So far the cockroaches seem to be winning the war. The wily insects handily escaped their attackers in several hard-fought skirmishes. The embattled reporters have appealed to the General Services Administration for aid; but so far the GSA has been reluctant to escalate the conflict by arming the reporters with more advanced pest control weapons. Reporters have been reduced to fighting the cockroach invasion with spiked heels and leather-soled loafers.
We can understand the GSA’s concern. To protect human health and safety, professional-grade pest control products should only be applied by experienced, well-trained, licensed pest control professionals like the commercial roach extermination experts at Stern Environmental. Don’t let roaches invade your business; call Stern today!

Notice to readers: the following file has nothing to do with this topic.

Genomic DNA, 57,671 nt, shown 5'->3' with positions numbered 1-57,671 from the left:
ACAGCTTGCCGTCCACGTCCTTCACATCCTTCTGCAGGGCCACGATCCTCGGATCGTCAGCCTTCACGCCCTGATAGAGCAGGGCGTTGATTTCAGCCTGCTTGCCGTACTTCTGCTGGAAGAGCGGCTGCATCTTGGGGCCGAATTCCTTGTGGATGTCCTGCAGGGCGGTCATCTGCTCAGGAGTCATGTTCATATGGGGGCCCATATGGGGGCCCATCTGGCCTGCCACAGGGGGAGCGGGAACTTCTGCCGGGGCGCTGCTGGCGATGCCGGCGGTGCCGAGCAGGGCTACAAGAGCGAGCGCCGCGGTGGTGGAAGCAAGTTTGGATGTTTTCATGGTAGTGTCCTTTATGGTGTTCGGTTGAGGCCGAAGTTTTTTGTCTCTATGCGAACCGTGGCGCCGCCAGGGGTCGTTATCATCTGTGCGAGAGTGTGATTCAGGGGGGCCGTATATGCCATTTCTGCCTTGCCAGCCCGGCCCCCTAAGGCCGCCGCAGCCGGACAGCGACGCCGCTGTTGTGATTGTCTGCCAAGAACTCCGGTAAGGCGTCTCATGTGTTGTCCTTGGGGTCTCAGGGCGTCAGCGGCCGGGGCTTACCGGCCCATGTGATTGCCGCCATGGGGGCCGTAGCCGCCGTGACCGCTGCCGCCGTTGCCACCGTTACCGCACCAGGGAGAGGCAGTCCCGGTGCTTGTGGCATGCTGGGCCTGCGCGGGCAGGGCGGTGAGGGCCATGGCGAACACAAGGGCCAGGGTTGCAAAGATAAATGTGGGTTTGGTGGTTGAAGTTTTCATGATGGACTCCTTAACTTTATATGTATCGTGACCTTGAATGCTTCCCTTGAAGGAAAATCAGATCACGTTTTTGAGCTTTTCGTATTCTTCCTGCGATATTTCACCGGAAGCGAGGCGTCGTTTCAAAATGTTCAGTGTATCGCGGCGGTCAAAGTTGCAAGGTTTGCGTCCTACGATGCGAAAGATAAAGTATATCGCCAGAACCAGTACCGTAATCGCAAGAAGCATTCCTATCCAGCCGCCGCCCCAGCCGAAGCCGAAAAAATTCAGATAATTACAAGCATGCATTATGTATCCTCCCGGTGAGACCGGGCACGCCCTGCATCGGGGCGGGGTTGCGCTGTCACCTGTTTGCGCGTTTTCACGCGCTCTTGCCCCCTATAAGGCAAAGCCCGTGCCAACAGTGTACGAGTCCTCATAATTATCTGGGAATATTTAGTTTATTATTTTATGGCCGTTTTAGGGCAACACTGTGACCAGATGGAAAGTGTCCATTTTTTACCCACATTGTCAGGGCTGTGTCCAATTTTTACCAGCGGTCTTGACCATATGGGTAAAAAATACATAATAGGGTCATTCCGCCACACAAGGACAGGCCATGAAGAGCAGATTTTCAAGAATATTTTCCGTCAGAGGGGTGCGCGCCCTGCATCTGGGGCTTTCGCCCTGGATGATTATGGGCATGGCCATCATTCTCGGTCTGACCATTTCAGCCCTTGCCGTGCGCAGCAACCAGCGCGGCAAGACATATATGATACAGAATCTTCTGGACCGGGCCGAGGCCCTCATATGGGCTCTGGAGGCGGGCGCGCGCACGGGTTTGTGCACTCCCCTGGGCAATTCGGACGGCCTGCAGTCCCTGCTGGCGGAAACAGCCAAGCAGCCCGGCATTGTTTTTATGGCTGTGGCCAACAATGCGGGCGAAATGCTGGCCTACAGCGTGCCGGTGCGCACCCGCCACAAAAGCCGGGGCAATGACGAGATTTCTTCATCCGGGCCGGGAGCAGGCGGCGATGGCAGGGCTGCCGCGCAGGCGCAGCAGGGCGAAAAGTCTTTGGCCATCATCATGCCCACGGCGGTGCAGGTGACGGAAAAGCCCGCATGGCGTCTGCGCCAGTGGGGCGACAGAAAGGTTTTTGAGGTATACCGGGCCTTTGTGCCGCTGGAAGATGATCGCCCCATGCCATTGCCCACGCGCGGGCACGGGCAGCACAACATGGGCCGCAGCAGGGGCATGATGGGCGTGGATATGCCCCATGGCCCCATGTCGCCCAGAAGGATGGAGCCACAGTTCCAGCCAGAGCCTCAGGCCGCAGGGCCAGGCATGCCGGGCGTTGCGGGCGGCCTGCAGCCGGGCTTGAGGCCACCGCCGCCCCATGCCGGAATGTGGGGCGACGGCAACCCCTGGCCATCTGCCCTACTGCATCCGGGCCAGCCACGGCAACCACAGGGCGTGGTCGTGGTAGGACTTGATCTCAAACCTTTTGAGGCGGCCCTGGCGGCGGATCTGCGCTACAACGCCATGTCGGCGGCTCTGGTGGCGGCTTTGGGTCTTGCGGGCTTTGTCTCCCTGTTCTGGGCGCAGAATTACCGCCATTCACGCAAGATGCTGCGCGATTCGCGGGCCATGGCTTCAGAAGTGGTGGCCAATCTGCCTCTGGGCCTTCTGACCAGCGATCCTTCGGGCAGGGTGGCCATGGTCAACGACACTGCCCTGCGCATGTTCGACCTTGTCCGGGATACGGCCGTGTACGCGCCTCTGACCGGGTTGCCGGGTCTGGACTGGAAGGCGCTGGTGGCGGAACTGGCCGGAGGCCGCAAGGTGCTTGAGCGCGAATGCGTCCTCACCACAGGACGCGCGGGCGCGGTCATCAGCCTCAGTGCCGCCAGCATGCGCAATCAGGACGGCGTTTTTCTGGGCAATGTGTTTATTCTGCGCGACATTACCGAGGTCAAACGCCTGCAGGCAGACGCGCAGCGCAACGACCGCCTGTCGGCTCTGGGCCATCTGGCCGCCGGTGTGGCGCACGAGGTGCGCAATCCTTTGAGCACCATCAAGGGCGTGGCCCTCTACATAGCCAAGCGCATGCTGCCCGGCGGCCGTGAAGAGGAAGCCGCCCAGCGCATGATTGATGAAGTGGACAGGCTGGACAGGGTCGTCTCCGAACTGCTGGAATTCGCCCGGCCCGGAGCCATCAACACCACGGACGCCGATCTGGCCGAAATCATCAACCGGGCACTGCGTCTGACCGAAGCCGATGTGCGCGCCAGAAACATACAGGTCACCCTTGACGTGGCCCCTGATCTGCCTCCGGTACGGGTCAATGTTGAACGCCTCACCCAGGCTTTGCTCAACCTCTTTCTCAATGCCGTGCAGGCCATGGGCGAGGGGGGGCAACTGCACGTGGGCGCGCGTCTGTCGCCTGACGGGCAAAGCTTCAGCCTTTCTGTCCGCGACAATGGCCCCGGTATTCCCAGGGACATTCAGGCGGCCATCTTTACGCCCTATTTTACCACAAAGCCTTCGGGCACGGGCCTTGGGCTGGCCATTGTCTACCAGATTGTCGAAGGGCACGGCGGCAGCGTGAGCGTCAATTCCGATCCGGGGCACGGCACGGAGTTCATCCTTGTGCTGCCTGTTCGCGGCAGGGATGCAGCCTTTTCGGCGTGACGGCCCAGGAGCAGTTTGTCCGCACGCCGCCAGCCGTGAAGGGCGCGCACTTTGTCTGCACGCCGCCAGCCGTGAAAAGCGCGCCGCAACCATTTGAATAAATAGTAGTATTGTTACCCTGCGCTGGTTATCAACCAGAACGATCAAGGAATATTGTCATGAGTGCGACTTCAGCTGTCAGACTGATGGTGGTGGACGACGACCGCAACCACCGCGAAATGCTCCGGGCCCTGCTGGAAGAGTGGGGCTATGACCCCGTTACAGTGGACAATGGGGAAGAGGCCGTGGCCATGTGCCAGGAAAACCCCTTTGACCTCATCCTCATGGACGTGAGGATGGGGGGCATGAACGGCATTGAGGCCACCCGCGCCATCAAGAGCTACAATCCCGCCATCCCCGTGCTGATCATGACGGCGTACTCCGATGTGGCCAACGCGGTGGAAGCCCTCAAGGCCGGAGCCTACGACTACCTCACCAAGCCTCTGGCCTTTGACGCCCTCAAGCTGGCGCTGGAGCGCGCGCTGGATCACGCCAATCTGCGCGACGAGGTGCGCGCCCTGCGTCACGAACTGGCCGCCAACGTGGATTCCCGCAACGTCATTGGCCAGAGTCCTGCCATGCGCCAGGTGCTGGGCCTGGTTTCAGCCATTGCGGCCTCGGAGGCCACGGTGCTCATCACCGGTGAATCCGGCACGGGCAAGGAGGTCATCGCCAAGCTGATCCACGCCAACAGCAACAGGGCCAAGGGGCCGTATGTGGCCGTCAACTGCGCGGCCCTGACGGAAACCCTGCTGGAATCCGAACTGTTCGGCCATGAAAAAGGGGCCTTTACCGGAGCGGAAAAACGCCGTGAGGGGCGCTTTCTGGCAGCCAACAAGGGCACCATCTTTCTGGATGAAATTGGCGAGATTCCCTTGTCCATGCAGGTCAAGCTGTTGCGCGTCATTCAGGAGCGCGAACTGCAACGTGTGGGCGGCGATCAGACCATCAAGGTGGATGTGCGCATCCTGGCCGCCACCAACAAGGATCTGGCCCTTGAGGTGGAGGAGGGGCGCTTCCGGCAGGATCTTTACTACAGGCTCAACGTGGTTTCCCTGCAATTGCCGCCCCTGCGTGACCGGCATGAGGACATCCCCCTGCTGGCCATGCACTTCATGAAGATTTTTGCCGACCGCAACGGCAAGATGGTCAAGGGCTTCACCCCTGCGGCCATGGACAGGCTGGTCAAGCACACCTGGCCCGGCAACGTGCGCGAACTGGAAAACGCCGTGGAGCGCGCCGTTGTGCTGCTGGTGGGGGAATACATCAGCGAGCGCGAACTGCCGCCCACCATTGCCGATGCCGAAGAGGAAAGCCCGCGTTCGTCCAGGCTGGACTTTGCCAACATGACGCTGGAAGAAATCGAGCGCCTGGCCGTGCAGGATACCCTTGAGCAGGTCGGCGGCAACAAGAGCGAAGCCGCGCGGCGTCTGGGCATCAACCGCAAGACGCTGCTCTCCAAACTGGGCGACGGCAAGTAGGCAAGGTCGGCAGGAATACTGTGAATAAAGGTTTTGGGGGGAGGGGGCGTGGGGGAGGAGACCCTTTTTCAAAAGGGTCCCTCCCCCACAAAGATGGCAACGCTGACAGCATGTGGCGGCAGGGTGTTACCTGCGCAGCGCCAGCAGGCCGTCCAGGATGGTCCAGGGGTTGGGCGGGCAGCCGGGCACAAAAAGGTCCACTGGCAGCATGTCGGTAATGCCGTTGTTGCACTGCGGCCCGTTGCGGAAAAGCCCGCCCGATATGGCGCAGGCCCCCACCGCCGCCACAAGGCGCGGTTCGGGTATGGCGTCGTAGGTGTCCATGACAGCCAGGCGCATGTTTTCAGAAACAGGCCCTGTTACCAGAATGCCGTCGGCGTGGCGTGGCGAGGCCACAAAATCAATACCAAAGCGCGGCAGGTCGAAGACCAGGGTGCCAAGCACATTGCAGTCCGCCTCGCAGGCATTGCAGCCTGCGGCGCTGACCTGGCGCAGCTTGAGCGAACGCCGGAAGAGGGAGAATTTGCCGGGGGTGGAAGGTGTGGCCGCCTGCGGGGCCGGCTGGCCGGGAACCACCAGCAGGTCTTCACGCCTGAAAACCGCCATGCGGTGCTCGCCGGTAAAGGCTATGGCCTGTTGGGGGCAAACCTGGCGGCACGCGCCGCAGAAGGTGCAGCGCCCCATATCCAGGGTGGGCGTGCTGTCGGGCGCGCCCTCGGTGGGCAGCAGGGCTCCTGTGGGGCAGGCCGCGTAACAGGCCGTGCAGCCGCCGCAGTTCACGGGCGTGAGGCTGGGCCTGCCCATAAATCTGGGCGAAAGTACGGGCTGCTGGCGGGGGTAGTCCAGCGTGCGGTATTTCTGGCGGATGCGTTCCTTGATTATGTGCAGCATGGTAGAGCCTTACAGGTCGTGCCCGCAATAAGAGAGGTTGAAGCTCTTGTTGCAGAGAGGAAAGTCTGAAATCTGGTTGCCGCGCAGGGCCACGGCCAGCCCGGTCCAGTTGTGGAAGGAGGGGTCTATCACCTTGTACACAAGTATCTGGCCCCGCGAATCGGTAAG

Bed bug infestations are notoriously tough to get rid of and the increasing ability of modern bed bug populations to resist commonly-used pesticides has puzzled scientists and created growing concern among public health officials that have been battling the resurgence of this annoying pest for the past decade. Bed bugs aren’t the only pest to gradually develop a genetic resistance to the products used to kill it, but the way bed bugs shrug off pesticides turns out to be unique in the insect world.
As reported in PCT, the online issue of Pest Control Technology magazine, new bed bug research presented at last week’s National Meeting & Exposition of the American Chemical Society revealed that in bed bugs pesticide-resistant genes are concentrated in the insect’s hard outer shell.